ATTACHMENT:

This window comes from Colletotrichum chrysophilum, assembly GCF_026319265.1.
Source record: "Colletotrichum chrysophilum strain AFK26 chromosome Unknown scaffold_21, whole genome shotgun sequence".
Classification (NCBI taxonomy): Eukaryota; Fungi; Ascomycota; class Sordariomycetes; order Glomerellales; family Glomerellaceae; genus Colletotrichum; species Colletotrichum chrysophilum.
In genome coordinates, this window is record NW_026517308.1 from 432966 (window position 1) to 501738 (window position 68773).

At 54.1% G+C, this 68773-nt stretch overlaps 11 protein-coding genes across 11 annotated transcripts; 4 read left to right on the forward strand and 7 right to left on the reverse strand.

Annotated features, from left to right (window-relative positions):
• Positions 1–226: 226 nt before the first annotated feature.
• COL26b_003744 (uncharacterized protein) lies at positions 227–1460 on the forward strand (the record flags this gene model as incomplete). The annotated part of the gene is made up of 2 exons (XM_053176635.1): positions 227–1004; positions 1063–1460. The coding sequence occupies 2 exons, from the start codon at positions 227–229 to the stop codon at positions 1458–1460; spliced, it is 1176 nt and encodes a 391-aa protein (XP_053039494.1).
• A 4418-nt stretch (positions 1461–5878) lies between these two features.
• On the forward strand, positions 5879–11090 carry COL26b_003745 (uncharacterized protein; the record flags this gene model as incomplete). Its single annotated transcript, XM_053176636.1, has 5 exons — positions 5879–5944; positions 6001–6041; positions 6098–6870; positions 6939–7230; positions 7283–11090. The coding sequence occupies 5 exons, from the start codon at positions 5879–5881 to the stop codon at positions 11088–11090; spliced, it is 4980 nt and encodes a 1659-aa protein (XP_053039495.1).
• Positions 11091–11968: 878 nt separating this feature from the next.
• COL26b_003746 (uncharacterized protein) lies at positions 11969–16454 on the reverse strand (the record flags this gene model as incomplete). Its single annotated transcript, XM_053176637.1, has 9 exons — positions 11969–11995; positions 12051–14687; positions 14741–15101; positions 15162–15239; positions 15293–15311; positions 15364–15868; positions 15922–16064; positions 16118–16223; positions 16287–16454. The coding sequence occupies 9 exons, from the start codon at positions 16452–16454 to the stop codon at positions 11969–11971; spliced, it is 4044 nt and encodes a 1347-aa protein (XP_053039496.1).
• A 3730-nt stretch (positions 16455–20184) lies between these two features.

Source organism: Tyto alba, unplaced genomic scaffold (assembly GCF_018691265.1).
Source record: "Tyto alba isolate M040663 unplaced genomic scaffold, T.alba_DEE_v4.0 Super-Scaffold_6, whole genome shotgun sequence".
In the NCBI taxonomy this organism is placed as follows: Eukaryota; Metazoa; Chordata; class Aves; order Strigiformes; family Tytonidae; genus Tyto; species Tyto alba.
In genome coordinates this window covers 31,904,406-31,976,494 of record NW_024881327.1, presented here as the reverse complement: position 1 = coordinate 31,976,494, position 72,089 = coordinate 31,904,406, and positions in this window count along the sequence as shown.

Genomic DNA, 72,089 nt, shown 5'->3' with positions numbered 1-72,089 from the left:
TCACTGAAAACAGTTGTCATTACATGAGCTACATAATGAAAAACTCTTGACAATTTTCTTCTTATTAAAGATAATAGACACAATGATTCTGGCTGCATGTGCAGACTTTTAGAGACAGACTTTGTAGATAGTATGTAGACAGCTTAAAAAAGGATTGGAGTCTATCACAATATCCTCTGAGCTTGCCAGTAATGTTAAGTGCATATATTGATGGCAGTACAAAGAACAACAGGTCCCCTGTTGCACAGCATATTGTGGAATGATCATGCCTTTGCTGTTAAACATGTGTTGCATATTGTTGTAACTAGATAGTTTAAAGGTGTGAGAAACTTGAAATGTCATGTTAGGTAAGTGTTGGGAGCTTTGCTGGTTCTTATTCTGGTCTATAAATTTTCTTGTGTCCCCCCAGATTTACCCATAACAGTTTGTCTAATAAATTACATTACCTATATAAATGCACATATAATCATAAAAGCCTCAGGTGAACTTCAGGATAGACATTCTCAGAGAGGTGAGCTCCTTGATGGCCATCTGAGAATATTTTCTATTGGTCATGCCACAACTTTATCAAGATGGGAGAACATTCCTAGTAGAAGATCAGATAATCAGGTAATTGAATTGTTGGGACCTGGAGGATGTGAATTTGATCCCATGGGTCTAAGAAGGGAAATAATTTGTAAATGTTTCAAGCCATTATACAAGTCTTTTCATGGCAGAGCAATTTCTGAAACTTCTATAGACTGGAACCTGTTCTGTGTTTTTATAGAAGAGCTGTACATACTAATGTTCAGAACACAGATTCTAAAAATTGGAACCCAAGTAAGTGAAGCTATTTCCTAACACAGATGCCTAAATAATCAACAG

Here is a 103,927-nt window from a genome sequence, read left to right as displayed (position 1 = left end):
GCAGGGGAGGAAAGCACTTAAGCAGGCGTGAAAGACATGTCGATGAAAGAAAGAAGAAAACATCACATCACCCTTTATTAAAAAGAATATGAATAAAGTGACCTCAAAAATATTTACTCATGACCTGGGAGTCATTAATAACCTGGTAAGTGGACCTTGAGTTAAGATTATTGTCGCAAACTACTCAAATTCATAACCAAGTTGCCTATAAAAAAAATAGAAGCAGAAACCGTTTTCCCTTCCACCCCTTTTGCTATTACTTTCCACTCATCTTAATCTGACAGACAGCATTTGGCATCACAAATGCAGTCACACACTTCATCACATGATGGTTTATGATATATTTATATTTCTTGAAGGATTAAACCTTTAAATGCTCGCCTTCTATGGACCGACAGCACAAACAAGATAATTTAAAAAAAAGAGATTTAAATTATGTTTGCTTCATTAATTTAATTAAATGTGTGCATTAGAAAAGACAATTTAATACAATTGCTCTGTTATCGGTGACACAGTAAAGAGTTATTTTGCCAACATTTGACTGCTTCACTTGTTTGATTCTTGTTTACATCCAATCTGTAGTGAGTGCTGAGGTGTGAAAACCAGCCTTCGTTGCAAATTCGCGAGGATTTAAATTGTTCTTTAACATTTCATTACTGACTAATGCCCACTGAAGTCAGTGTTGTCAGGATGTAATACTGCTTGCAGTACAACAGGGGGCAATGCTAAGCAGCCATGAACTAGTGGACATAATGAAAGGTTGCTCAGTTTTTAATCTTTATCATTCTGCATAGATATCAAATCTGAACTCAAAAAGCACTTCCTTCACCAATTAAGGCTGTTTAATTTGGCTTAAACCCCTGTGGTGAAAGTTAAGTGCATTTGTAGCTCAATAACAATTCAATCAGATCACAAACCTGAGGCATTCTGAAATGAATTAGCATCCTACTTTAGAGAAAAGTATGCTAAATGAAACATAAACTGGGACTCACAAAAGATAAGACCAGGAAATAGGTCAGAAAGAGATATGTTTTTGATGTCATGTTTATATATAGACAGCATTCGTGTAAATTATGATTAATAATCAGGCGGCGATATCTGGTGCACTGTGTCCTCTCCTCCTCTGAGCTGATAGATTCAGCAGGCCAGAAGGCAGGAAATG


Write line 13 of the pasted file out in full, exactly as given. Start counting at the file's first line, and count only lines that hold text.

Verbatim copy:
• A 3730-nt stretch (positions 16455–20184) lies between these two features.